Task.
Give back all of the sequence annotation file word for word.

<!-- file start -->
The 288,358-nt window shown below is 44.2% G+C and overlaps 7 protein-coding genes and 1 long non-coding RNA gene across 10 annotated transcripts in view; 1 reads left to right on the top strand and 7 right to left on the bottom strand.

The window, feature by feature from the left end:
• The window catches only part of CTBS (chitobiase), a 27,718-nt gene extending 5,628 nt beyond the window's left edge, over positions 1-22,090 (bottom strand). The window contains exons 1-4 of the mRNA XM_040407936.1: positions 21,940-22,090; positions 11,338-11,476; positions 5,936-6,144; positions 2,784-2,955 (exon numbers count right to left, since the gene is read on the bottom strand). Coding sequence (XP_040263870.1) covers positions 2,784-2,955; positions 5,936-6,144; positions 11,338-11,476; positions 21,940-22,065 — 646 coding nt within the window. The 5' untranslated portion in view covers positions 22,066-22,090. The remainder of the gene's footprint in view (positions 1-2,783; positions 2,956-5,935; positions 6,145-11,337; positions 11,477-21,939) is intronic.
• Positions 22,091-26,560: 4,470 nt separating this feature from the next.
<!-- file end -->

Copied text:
The 288,358-nt window shown below is 44.2% G+C and overlaps 7 protein-coding genes and 1 long non-coding RNA gene across 10 annotated transcripts in view; 1 reads left to right on the top strand and 7 right to left on the bottom strand.

The window, feature by feature from the left end:
• The window catches only part of CTBS (chitobiase), a 27,718-nt gene extending 5,628 nt beyond the window's left edge, over positions 1-22,090 (bottom strand). The window contains exons 1-4 of the mRNA XM_040407936.1: positions 21,940-22,090; positions 11,338-11,476; positions 5,936-6,144; positions 2,784-2,955 (exon numbers count right to left, since the gene is read on the bottom strand). Coding sequence (XP_040263870.1) covers positions 2,784-2,955; positions 5,936-6,144; positions 11,338-11,476; positions 21,940-22,065 — 646 coding nt within the window. The 5' untranslated portion in view covers positions 22,066-22,090. The remainder of the gene's footprint in view (positions 1-2,783; positions 2,956-5,935; positions 6,145-11,337; positions 11,477-21,939) is intronic.
• Positions 22,091-26,560: 4,470 nt separating this feature from the next.